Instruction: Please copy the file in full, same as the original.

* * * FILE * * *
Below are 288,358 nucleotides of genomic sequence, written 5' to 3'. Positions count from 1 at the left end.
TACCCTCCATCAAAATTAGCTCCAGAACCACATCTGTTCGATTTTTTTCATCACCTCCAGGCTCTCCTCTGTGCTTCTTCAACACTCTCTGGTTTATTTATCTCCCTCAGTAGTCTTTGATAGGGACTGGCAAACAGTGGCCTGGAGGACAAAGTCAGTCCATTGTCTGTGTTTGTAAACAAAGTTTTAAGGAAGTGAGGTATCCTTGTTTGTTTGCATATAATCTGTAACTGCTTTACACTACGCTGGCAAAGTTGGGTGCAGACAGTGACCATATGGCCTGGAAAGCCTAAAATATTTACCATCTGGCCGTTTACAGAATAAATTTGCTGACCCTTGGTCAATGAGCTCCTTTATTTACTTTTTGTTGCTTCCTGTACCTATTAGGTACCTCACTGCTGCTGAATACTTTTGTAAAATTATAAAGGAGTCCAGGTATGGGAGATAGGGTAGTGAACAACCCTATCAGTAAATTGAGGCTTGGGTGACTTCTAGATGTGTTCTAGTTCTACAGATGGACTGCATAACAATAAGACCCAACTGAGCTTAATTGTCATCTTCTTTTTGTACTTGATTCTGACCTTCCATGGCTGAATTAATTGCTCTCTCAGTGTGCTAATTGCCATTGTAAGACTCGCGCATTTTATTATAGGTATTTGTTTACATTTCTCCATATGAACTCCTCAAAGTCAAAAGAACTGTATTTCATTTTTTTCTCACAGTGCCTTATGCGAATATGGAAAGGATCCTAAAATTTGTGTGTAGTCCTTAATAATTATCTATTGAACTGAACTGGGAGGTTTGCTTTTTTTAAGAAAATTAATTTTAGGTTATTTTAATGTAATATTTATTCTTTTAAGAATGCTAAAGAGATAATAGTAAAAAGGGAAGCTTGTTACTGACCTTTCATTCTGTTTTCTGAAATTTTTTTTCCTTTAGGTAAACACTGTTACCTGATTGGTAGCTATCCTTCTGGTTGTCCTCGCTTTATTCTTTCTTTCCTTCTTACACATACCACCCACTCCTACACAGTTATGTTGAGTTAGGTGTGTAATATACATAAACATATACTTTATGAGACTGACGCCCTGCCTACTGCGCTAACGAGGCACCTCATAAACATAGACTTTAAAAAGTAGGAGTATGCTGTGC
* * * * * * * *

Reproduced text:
Below are 288,358 nucleotides of genomic sequence, written 5' to 3'. Positions count from 1 at the left end.
TACCCTCCATCAAAATTAGCTCCAGAACCACATCTGTTCGATTTTTTTCATCACCTCCAGGCTCTCCTCTGTGCTTCTTCAACACTCTCTGGTTTATTTATCTCCCTCAGTAGTCTTTGATAGGGACTGGCAAACAGTGGCCTGGAGGACAAAGTCAGTCCATTGTCTGTGTTTGTAAACAAAGTTTTAAGGAAGTGAGGTATCCTTGTTTGTTTGCATATAATCTGTAACTGCTTTACACTACGCTGGCAAAGTTGGGTGCAGACAGTGACCATATGGCCTGGAAAGCCTAAAATATTTACCATCTGGCCGTTTACAGAATAAATTTGCTGACCCTTGGTCAATGAGCTCCTTTATTTACTTTTTGTTGCTTCCTGTACCTATTAGGTACCTCACTGCTGCTGAATACTTTTGTAAAATTATAAAGGAGTCCAGGTATGGGAGATAGGGTAGTGAACAACCCTATCAGTAAATTGAGGCTTGGGTGACTTCTAGATGTGTTCTAGTTCTACAGATGGACTGCATAACAATAAGACCCAACTGAGCTTAATTGTCATCTTCTTTTTGTACTTGATTCTGACCTTCCATGGCTGAATTAATTGCTCTCTCAGTGTGCTAATTGCCATTGTAAGACTCGCGCATTTTATTATAGGTATTTGTTTACATTTCTCCATATGAACTCCTCAAAGTCAAAAGAACTGTATTTCATTTTTTTCTCACAGTGCCTTATGCGAATATGGAAAGGATCCTAAAATTTGTGTGTAGTCCTTAATAATTATCTATTGAACTGAACTGGGAGGTTTGCTTTTTTTAAGAAAATTAATTTTAGGTTATTTTAATGTAATATTTATTCTTTTAAGAATGCTAAAGAGATAATAGTAAAAAGGGAAGCTTGTTACTGACCTTTCATTCTGTTTTCTGAAATTTTTTTTCCTTTAGGTAAACACTGTTACCTGATTGGTAGCTATCCTTCTGGTTGTCCTCGCTTTATTCTTTCTTTCCTTCTTACACATACCACCCACTCCTACACAGTTATGTTGAGTTAGGTGTGTAATATACATAAACATATACTTTATGAGACTGACGCCCTGCCTACTGCGCTAACGAGGCACCTCATAAACATAGACTTTAAAAAGTAGGAGTATGCTGTGC